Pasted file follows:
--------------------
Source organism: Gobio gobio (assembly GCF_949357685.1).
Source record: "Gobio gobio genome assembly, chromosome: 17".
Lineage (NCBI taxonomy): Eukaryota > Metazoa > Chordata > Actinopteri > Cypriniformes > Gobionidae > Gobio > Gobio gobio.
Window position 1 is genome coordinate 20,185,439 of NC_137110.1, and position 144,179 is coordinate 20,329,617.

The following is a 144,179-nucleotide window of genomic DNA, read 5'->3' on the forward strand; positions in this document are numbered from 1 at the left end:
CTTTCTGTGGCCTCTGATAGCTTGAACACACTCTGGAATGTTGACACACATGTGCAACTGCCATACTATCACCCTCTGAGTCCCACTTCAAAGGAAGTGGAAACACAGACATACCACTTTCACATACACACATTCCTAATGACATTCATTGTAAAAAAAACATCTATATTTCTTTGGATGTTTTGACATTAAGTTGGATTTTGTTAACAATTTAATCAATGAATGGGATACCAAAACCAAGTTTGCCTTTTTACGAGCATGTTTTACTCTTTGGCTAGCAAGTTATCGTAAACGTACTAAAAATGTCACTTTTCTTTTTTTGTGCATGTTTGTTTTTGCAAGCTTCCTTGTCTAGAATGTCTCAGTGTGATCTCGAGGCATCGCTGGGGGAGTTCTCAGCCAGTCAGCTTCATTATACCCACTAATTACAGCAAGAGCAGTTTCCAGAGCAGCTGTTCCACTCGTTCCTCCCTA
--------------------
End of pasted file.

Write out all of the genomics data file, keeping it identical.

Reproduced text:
Source organism: Gobio gobio (assembly GCF_949357685.1).
Source record: "Gobio gobio genome assembly, chromosome: 17".
Lineage (NCBI taxonomy): Eukaryota > Metazoa > Chordata > Actinopteri > Cypriniformes > Gobionidae > Gobio > Gobio gobio.
Window position 1 is genome coordinate 20,185,439 of NC_137110.1, and position 144,179 is coordinate 20,329,617.

The following is a 144,179-nucleotide window of genomic DNA, read 5'->3' on the forward strand; positions in this document are numbered from 1 at the left end:
CTTTCTGTGGCCTCTGATAGCTTGAACACACTCTGGAATGTTGACACACATGTGCAACTGCCATACTATCACCCTCTGAGTCCCACTTCAAAGGAAGTGGAAACACAGACATACCACTTTCACATACACACATTCCTAATGACATTCATTGTAAAAAAAACATCTATATTTCTTTGGATGTTTTGACATTAAGTTGGATTTTGTTAACAATTTAATCAATGAATGGGATACCAAAACCAAGTTTGCCTTTTTACGAGCATGTTTTACTCTTTGGCTAGCAAGTTATCGTAAACGTACTAAAAATGTCACTTTTCTTTTTTTGTGCATGTTTGTTTTTGCAAGCTTCCTTGTCTAGAATGTCTCAGTGTGATCTCGAGGCATCGCTGGGGGAGTTCTCAGCCAGTCAGCTTCATTATACCCACTAATTACAGCAAGAGCAGTTTCCAGAGCAGCTGTTCCACTCGTTCCTCCCTA